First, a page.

KDNA spearheaded a discussion between community leaders and DSHS officials on how we could work together on this issue. The solution we came up with was for DSHS to partner with us and begin a radio campaign to encourage the immigrant community to apply for food stamps. They also agreed to have a food stamp certifier come to the Radio KDNA studios once a week to help immigrants and other eligible Latinos apply for food stamps.
Our station continues to work as an active partner with local agencies and organizations that deal with health care access issues. We have joined in sponsoring a number of health fairs held throughout the Yakima Valley. During these fairs, our station distributes hundreds of audiocassettes produced by our staff. On one side of the tape, listeners find a variety of health care messages; on the other side is a collection of popular Latino songs. This type of educational outreach is very effective in our community.
We have continued our partnership with YVFWC, adding a second partner, the Providence Health Care System. Having two partners has allowed us to do more aggressive outreach. Both agencies use mobile health care vans to bring basic preventive care and screening services to farm workers who live in camps, on riverbanks and in isolated rural areas. As these vans toured our listening area, Radio KDNA promoted their scheduled stops. Our staff often joined the vans on the road to do a live broadcast—talking with clients, interviewing them about their health care concerns and airing their comments to educate others.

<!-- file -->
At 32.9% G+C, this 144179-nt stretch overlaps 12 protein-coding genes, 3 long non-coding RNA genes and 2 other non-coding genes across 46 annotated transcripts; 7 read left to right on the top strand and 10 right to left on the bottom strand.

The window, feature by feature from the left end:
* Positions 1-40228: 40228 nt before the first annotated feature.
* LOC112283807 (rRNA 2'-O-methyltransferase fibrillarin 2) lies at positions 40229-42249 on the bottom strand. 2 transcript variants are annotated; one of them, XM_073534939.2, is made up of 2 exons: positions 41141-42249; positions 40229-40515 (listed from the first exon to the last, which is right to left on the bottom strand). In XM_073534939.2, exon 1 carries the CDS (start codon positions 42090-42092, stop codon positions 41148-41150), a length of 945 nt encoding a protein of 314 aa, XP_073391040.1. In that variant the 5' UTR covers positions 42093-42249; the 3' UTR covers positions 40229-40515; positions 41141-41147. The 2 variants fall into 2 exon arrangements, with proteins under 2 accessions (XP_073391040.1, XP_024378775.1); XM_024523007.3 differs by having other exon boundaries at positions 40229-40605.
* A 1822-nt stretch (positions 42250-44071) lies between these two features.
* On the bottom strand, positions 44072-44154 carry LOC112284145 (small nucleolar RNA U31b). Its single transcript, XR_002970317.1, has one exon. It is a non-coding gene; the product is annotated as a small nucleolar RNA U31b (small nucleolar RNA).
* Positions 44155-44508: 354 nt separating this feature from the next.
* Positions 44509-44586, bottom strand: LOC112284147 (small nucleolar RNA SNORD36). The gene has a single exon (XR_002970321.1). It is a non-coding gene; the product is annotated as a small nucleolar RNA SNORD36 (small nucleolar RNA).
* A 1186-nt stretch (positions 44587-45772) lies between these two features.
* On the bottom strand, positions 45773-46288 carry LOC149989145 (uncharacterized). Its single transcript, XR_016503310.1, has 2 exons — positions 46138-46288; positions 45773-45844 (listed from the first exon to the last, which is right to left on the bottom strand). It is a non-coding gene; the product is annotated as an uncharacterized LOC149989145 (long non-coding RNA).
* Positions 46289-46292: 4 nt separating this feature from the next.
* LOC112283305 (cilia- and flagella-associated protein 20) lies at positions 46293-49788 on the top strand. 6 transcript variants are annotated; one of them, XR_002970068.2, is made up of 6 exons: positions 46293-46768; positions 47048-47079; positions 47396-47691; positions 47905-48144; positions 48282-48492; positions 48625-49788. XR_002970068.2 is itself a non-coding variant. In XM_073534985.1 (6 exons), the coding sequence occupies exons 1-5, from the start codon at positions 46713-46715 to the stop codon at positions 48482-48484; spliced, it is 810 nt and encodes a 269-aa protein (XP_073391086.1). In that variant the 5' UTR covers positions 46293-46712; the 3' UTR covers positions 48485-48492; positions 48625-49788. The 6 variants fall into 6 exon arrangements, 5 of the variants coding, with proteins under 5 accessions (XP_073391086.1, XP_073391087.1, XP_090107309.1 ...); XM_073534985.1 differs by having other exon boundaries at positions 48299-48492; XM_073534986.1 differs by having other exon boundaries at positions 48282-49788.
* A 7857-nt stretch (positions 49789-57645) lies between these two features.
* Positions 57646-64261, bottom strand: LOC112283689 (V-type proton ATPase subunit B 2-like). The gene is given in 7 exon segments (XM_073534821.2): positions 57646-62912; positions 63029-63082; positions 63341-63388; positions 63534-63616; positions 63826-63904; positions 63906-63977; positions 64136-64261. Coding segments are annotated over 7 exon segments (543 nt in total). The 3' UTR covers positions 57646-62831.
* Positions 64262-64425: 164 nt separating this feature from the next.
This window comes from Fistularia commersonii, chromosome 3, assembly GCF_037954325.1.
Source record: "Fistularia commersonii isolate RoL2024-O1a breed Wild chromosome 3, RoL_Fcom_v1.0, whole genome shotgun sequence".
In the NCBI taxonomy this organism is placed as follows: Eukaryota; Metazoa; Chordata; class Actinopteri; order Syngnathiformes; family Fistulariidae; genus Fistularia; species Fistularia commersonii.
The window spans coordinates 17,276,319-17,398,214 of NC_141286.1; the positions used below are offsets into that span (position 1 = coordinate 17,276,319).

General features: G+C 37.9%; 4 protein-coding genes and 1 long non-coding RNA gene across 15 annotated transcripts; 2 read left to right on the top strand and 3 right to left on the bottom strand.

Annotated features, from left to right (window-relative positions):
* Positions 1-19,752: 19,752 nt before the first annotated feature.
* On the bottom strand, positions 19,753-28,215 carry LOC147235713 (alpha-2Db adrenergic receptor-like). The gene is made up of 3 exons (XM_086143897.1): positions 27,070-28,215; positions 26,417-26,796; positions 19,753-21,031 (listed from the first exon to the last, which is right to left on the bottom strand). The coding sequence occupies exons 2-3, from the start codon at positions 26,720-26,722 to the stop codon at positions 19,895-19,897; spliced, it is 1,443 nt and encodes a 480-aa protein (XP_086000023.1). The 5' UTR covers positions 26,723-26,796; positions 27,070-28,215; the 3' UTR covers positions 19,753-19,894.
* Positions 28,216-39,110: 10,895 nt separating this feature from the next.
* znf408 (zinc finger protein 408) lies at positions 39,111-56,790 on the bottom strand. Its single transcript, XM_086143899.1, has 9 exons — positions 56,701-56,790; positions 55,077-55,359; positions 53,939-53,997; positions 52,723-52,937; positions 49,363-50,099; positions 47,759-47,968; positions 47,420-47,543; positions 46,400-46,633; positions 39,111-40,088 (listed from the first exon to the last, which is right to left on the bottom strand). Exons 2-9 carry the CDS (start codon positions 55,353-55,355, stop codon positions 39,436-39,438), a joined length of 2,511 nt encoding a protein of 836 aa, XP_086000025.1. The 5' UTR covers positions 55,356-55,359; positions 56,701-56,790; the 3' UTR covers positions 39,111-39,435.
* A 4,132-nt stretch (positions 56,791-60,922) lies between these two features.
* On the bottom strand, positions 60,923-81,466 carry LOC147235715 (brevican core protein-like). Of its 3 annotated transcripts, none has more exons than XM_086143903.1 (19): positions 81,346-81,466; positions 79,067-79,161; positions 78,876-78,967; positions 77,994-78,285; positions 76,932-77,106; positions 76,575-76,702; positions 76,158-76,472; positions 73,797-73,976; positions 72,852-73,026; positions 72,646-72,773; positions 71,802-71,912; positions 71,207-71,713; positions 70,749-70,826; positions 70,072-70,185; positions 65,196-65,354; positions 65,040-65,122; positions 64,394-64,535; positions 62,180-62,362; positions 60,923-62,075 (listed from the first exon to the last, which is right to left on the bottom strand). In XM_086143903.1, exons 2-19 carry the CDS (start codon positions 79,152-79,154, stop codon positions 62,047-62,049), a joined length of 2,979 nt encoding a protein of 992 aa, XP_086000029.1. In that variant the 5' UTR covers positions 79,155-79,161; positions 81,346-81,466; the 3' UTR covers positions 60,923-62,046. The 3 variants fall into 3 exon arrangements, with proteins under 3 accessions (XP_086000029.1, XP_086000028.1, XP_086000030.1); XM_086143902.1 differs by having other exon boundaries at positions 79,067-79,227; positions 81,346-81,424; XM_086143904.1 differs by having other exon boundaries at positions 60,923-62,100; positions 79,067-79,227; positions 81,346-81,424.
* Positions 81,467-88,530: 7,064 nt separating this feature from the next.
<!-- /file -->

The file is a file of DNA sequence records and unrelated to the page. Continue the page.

I have learned that community outreach, coupled with a base of
educational radio programming, can enhance the delivery of services to those in need. As we worked on these projects, word spread about our station’s willingness to develop partnerships to reach the communities of Spanish-speaking men, women, seniors, teenagers, business entrepreneurs and undocumented workers.
Our commitment to meeting the needs of our community has positioned Radio KDNA as an important link to the Spanish-speaking communities in Eastern Washington. Although many of our listeners are economically disadvantaged, lacking in formal education and isolated by language and culture, they are a growing part of our state. Census 2000 data revealed a 35 percent jump in the Spanish-speaking population in Yakima County, and indicators point to a continued rise over the next ten years.
These changing demographics challenge institutions concerned with housing, economic development, education and health care issues for all members of the community. In the midst of their action plans on how to reach these new constituents is Radio KDNA. We are not only included, but our expertise is sought after. Having played a key role in major outreach campaigns in our community, we are ready to continue our efforts, hitting the roads and airwaves for better education, housing and health care for everyone.
Originally Published in Local Voices: Listening For Solutions.
Contact Assistant Director Amelia Ramon, Radio Cadena KDNA-FM
Call 509-854-1900 during business hours (except 11am-1pm Pacific Time).
Contact Yakima Valley Farm Workers Clinical Service Manager Mary O'Brien.
Read another article about this partnership, Champions of Community Radio.
Watch and Listen
New Research & Recommendations
This report (PDF 3.8MB) offers guidance for community organizations and those who fund social change in how best to harness the power of local media-making for community health improvement. Spanish-language version is now available. Una versión en español de este informe esta en la web.